Posted in 365 Days of Blogging

Day 143: One crappy thing about bipolar disorder.

So, for those of you who don’t know (there aren’t many of you), one thing I was diagnosed with is bipolar disorder. (I say “one thing” because, oh boy, there’s more!) With bipolar disorder you have manic and depressive phases.

During my manic phases I’m full of energy, want to do all the things and have all of the ideas and think I’m the best person in the world. The depressive phases are the exact opposite. I have no drive or desire to do anything, my energy levels are so low I find it hard to drag myself out of bed, and I think I’m the worst person to ever exist and everyone secretly hates me.

Without my medication, my moods are up or down. Like flicking a light switch, I’m either on or off. There is no in-between. My medication is like installing a dimmer switch. I can slowly go up and slowly come down and experience all the emotions in the middle.

Being able to think rationally for the first time is like coming out of a dream. You look back on all your previous actions and can pinpoint all the ones made during manic and depressive phases. It sheds new light on the things you’ve done throughout your life, but it has a shitty side effect. You begin to second guess everything.

There are so many things I want to do in my life, but now I wonder if I want to do them because I truly want to or because I’m entering a manic phase. A consequence of that is me being hypercritical of everything I do. For instance, remember that queer café idea? I’m scared shitless to do it or even look into if it’s possible because I’m convinced that was a “manic time” idea. Or how about my story idea? I’ve literally written parts of it and I still think it’s all shit.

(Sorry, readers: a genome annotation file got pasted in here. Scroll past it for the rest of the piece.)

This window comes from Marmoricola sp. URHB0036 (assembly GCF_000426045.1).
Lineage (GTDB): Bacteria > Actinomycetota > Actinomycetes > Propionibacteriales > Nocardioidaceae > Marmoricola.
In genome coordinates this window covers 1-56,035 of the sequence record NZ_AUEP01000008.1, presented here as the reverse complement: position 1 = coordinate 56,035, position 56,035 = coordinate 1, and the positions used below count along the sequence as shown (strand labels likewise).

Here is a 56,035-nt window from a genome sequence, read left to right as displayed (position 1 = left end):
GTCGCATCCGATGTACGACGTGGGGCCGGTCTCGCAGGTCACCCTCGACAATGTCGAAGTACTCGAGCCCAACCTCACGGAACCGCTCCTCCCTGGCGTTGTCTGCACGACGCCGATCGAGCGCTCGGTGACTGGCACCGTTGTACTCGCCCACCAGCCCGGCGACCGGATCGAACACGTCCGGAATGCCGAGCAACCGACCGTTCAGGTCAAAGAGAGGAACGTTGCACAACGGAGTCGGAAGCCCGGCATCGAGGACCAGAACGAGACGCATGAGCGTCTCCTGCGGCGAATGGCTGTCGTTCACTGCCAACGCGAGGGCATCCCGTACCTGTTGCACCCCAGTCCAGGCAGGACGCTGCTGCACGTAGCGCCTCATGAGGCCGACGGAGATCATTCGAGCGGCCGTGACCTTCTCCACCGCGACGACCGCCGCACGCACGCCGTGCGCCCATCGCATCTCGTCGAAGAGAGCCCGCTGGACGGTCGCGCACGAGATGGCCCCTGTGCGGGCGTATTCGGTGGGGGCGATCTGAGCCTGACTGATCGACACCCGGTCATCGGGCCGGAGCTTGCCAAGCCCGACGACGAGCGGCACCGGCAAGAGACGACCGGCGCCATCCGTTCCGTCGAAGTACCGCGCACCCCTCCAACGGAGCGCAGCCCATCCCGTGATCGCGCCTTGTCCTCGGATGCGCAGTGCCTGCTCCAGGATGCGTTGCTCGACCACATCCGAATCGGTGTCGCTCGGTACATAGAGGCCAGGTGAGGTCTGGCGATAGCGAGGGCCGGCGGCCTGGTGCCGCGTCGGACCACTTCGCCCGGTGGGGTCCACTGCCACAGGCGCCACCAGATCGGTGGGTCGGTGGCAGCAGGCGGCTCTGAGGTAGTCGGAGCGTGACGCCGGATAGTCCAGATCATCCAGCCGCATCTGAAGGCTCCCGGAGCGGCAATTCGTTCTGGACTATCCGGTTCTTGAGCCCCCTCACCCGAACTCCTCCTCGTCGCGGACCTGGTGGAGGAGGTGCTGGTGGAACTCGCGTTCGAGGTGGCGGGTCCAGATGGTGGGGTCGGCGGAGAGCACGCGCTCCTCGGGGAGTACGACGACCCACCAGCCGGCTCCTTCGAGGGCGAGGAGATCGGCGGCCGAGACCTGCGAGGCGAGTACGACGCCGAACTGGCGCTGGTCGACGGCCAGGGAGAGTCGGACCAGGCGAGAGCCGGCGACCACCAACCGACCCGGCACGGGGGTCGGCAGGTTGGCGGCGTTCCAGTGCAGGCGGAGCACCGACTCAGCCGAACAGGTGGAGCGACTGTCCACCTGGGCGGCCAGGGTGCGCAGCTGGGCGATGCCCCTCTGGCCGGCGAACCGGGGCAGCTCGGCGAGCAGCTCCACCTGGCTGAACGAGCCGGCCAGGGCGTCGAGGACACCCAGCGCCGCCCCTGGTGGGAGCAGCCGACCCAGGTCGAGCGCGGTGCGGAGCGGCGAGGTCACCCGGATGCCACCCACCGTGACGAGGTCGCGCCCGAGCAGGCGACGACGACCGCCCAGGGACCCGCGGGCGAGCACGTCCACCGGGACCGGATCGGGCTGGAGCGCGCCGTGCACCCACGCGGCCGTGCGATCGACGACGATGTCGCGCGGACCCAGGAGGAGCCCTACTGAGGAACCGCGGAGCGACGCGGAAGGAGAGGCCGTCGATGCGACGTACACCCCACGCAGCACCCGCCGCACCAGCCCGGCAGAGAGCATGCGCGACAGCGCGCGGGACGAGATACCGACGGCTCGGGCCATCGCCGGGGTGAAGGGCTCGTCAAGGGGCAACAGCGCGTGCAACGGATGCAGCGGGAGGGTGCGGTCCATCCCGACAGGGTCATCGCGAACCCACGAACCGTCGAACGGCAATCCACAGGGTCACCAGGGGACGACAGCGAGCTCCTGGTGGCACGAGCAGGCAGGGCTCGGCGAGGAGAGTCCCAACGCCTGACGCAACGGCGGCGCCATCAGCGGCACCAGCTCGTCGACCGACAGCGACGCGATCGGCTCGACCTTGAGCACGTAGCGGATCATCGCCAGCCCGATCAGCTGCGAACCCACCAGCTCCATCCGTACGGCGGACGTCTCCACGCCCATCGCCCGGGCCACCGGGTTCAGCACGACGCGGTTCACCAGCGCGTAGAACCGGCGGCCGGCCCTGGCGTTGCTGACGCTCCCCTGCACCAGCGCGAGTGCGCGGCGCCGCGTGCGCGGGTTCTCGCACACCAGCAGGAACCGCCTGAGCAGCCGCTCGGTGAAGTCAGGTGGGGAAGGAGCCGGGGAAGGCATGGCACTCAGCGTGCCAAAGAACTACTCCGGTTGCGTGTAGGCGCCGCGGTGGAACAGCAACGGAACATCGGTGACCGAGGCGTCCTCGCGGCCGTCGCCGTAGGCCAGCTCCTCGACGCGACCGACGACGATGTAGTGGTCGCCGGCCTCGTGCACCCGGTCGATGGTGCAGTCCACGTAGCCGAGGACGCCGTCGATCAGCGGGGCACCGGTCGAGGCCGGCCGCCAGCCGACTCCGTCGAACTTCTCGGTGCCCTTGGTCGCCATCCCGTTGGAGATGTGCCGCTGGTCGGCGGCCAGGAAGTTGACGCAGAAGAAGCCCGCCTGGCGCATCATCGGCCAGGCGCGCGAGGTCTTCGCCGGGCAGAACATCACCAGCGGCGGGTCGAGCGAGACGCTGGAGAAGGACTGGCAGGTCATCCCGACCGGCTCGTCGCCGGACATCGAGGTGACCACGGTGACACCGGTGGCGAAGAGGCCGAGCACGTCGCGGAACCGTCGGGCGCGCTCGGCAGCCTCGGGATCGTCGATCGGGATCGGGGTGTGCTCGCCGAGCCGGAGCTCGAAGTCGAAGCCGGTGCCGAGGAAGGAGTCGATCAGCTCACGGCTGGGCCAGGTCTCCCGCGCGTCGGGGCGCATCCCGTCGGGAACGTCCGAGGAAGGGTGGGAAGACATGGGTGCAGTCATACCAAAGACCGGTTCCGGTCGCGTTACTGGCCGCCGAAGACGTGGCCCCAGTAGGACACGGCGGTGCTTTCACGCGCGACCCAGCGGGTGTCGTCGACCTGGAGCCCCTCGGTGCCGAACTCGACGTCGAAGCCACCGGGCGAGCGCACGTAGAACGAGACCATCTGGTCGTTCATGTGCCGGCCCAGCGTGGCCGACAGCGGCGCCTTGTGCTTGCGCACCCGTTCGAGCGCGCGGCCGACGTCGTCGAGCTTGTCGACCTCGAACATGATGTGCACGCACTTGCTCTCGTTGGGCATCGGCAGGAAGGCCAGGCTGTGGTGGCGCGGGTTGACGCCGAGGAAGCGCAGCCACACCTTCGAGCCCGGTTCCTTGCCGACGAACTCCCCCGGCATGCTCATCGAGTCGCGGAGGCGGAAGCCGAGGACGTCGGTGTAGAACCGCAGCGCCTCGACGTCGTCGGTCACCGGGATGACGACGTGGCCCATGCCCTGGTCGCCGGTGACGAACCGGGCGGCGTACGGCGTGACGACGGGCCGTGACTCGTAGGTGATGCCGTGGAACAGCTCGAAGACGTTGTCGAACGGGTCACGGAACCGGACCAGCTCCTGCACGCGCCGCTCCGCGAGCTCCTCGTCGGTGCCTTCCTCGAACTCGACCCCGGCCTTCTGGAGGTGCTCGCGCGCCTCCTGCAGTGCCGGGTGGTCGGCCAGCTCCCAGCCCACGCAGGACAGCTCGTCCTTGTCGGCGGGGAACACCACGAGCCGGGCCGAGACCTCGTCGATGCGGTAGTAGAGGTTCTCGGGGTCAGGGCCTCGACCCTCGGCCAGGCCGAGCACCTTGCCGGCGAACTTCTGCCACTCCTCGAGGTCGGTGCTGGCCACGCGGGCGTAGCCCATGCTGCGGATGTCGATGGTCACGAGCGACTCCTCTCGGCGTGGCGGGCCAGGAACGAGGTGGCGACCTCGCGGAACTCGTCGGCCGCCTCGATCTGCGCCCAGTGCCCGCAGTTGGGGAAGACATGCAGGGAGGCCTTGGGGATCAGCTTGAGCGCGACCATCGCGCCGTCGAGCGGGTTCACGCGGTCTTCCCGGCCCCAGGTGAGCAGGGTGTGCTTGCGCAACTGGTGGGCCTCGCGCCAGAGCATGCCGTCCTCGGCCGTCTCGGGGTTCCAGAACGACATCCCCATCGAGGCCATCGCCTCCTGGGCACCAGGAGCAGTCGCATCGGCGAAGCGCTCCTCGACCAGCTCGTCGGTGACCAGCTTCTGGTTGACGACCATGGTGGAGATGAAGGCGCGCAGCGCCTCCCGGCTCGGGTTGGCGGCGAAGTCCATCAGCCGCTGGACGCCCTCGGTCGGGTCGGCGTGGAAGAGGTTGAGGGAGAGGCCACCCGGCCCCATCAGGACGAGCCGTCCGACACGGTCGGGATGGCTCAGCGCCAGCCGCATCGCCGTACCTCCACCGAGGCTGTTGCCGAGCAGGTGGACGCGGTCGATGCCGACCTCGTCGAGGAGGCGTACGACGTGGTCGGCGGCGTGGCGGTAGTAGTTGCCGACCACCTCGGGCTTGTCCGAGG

My medication lets the more rational bit of my brain peek through and say “hey, you’re being ridiculous right now”, but the thoughts are still there. It’s like I said before, the medication helps turn what used to be a boulder into a pebble, but it won’t go away completely. I’m likely stuck with the second guessing for life, but at least it’s getting better. That’s all I can really ask for.

Posted in 365 Days of Blogging

Day 142: Here’s the thing, [TW: Rape]

If you say shit like

  • If you go home with a guy, you obviously want to have sex
  • If you drink the alcohol he offers, you obviously want to have sex
  • Guys giving women copious amounts of strong alcohol so they have sex with them isn’t rape
  • Stop defending “skankass hoes”
  • Women should be “more intelligent” if they want to avoid rape
  • If you don’t want to be in “that type of situation,” don’t put yourself in that type of situation
  • Why were you out at night by yourself
  • Why were you wearing that dress/skirt/shirt
  • Women who wear those things want that attention
  • Women can’t rape men
  • Women can’t rape other women

That makes you a rape apologist. You are part of rape culture. You are part of the reason why it is so pervasive. You are part of the reason why people don’t believe victims and side with rapists or give them the benefit of the doubt. You are the problem here. You need to change.

I’m tired today, so I’ll simply leave you with one of my favorite quotes from Malcolm X. I first heard it on the Black Power Mixtape, which I still believe is on Netflix. Go check it out if you can.